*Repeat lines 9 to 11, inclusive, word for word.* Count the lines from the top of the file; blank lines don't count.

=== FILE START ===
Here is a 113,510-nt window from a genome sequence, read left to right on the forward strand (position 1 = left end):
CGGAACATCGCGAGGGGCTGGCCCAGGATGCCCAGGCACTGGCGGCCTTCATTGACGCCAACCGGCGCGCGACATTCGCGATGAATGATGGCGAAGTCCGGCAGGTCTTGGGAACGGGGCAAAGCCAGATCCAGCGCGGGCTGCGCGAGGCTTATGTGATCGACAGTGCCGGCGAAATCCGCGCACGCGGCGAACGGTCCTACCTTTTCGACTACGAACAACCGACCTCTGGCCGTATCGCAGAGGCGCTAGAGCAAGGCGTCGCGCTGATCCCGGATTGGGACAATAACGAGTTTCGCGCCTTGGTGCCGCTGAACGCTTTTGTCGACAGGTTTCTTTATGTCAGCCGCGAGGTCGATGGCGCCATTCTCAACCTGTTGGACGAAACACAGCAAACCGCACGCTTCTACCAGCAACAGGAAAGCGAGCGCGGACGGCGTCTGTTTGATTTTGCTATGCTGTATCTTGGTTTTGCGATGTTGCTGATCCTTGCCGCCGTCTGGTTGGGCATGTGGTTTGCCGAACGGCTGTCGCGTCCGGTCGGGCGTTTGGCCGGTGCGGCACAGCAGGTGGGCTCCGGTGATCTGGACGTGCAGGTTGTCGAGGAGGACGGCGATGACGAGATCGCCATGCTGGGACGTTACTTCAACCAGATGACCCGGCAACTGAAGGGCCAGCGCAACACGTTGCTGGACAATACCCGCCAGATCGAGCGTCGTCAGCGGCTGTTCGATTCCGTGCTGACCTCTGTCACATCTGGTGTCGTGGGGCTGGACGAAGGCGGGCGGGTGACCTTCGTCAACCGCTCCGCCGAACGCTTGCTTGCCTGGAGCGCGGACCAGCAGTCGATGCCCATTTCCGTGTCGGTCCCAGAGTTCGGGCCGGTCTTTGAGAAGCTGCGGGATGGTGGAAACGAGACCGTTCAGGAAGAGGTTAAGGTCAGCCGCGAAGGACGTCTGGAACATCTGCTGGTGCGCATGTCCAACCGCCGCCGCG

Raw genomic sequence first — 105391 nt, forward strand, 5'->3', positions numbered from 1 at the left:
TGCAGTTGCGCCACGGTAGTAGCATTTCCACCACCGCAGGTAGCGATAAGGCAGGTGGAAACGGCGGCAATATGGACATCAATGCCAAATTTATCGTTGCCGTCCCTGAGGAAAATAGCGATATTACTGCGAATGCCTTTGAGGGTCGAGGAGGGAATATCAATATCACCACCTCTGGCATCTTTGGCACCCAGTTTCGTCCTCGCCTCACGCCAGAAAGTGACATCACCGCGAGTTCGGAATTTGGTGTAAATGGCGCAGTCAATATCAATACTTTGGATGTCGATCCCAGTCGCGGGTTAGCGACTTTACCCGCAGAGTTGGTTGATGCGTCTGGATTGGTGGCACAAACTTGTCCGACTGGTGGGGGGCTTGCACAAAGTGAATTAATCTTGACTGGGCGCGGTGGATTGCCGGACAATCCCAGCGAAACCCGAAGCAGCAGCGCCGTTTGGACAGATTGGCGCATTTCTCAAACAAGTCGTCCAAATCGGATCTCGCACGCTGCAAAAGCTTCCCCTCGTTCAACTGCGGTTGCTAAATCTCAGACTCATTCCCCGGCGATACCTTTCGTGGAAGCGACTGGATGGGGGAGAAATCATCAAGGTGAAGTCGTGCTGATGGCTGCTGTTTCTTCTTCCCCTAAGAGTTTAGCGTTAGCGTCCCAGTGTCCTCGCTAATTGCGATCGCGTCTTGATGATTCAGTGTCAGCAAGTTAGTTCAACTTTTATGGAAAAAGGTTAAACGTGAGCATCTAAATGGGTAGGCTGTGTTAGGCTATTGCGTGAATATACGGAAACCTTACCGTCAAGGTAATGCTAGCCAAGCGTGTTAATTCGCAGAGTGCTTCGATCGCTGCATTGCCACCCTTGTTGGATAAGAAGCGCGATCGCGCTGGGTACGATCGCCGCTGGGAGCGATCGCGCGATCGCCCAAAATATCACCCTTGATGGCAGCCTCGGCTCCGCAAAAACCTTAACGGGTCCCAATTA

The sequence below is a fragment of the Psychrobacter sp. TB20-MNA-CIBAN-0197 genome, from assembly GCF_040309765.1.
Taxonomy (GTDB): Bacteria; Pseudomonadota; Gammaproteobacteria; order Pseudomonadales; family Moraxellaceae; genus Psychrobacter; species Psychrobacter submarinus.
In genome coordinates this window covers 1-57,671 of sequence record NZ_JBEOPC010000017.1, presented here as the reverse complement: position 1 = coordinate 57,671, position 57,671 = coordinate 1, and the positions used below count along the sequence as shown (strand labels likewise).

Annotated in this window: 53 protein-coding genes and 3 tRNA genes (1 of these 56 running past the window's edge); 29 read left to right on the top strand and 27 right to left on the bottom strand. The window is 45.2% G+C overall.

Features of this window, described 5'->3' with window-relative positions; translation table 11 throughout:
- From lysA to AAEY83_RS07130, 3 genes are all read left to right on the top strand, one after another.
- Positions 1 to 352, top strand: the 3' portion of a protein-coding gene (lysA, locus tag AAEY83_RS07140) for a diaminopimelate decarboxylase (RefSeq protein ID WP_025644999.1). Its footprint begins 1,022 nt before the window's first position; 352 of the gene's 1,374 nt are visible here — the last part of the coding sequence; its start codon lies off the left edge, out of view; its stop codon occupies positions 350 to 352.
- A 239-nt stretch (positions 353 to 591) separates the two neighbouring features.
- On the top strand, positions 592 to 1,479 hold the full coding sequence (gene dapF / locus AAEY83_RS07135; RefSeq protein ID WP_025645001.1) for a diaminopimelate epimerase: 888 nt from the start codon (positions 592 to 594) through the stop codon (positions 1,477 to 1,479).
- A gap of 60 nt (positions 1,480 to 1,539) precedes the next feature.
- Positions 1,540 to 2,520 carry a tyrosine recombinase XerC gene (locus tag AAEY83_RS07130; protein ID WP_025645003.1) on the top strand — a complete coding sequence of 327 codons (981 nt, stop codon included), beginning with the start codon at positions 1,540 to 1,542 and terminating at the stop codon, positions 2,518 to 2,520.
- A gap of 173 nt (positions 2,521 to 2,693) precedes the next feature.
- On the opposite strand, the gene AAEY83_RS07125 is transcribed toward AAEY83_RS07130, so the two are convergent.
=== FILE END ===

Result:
Features of this window, described 5'->3' with window-relative positions; translation table 11 throughout:
- From lysA to AAEY83_RS07130, 3 genes are all read left to right on the top strand, one after another.
- Positions 1 to 352, top strand: the 3' portion of a protein-coding gene (lysA, locus tag AAEY83_RS07140) for a diaminopimelate decarboxylase (RefSeq protein ID WP_025644999.1). Its footprint begins 1,022 nt before the window's first position; 352 of the gene's 1,374 nt are visible here — the last part of the coding sequence; its start codon lies off the left edge, out of view; its stop codon occupies positions 350 to 352.